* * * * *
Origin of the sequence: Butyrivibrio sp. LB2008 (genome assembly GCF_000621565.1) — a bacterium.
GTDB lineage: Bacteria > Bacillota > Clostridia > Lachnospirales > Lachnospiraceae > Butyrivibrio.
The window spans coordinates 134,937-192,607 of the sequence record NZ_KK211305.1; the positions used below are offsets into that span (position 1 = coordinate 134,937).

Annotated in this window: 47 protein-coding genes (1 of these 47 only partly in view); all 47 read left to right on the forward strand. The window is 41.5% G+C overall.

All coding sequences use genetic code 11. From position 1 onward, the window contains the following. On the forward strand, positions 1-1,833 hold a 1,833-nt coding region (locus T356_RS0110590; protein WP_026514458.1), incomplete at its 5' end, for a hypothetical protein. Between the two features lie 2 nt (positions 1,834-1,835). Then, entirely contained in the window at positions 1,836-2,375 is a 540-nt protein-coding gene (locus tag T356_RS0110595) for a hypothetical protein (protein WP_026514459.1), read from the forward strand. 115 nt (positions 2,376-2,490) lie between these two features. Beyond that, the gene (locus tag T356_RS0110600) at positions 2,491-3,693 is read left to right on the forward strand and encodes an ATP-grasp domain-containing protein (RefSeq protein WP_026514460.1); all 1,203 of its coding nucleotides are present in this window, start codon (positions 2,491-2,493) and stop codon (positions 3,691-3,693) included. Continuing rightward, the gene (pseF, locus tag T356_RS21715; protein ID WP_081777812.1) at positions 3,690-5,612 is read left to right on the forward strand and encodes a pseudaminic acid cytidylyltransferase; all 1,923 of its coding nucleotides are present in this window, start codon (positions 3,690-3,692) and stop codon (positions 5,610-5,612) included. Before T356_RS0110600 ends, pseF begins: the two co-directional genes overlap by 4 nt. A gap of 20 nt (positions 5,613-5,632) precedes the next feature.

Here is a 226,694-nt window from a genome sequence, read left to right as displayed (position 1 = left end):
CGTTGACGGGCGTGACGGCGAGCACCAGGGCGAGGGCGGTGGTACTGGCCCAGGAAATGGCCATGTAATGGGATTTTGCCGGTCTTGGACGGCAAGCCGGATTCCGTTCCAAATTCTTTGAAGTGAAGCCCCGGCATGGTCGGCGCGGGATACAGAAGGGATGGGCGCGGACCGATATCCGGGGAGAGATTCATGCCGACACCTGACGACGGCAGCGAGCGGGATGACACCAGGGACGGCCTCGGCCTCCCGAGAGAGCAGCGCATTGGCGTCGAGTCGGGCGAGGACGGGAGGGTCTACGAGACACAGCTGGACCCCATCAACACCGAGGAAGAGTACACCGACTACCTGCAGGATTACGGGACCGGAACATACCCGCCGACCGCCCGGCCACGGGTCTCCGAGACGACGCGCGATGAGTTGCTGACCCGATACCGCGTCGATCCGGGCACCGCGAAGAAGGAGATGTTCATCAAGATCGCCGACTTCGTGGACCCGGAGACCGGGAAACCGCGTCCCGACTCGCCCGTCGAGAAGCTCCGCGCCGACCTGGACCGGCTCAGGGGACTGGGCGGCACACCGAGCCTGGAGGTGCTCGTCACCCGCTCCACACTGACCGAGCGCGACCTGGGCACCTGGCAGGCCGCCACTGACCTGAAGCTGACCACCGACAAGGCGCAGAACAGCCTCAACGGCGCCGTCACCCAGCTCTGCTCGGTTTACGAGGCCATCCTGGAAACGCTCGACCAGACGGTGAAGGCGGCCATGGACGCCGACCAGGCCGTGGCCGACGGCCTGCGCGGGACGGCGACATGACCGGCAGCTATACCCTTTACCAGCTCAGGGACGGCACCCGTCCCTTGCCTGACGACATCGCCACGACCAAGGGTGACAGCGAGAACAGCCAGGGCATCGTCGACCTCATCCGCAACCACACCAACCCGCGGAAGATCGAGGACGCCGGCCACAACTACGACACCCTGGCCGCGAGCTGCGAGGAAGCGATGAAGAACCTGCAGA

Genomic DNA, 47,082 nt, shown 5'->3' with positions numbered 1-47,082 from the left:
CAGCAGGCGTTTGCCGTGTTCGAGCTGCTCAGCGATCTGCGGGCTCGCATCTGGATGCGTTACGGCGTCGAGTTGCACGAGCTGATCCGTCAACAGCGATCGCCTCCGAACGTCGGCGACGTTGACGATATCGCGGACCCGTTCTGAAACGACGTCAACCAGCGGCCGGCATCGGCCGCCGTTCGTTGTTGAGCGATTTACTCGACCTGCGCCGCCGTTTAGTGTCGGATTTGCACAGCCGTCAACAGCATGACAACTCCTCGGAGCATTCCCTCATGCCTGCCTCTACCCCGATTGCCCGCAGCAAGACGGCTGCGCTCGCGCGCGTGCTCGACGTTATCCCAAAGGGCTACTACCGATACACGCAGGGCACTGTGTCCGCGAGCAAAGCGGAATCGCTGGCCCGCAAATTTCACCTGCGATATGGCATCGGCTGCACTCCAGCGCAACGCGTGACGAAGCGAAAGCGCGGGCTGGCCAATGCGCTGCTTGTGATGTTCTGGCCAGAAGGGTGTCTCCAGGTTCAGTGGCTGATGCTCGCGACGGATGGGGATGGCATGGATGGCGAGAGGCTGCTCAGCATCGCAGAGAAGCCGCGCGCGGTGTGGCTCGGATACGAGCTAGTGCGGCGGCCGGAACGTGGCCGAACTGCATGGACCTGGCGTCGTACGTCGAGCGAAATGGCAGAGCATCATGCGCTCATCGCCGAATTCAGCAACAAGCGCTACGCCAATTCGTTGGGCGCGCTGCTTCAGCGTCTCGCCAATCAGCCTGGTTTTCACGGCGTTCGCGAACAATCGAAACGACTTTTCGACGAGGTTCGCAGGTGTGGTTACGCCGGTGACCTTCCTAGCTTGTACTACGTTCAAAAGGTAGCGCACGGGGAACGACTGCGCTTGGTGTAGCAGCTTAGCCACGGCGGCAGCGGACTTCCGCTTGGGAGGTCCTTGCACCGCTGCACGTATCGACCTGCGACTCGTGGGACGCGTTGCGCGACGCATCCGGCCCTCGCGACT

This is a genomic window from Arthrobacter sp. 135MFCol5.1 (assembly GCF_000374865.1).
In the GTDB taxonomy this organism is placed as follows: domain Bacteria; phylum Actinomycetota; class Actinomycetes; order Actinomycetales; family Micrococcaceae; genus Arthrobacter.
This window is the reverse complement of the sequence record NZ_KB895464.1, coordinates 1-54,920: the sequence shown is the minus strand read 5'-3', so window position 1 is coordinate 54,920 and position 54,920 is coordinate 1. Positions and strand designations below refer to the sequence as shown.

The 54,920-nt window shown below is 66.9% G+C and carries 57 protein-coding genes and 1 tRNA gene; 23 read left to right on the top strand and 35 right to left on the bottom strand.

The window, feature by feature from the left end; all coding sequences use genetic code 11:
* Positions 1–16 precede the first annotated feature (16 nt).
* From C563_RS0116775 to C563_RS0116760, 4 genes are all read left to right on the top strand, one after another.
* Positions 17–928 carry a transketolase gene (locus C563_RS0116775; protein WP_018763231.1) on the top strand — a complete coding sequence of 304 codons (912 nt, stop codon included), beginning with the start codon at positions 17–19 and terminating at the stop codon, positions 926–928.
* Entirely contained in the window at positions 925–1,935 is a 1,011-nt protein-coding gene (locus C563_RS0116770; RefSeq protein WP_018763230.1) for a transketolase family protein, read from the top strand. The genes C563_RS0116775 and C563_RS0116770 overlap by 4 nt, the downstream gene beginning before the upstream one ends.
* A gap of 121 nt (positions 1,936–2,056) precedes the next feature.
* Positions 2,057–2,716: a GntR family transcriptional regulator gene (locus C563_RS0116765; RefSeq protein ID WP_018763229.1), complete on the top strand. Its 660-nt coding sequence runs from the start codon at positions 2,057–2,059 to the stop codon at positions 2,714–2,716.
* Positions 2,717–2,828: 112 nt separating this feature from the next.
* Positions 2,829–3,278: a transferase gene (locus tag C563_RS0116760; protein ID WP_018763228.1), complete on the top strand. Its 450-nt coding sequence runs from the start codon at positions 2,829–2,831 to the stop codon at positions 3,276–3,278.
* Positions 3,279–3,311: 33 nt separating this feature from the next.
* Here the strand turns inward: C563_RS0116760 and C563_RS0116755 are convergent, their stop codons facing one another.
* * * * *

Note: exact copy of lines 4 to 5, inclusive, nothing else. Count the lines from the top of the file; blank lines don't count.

Annotated in this window: 47 protein-coding genes (1 of these 47 only partly in view); all 47 read left to right on the forward strand. The window is 41.5% G+C overall.

All coding sequences use genetic code 11. From position 1 onward, the window contains the following. On the forward strand, positions 1-1,833 hold a 1,833-nt coding region (locus T356_RS0110590; protein WP_026514458.1), incomplete at its 5' end, for a hypothetical protein. Between the two features lie 2 nt (positions 1,834-1,835). Then, entirely contained in the window at positions 1,836-2,375 is a 540-nt protein-coding gene (locus tag T356_RS0110595) for a hypothetical protein (protein WP_026514459.1), read from the forward strand. 115 nt (positions 2,376-2,490) lie between these two features. Beyond that, the gene (locus tag T356_RS0110600) at positions 2,491-3,693 is read left to right on the forward strand and encodes an ATP-grasp domain-containing protein (RefSeq protein WP_026514460.1); all 1,203 of its coding nucleotides are present in this window, start codon (positions 2,491-2,493) and stop codon (positions 3,691-3,693) included. Continuing rightward, the gene (pseF, locus tag T356_RS21715; protein ID WP_081777812.1) at positions 3,690-5,612 is read left to right on the forward strand and encodes a pseudaminic acid cytidylyltransferase; all 1,923 of its coding nucleotides are present in this window, start codon (positions 3,690-3,692) and stop codon (positions 5,610-5,612) included. Before T356_RS0110600 ends, pseF begins: the two co-directional genes overlap by 4 nt. A gap of 20 nt (positions 5,613-5,632) precedes the next feature.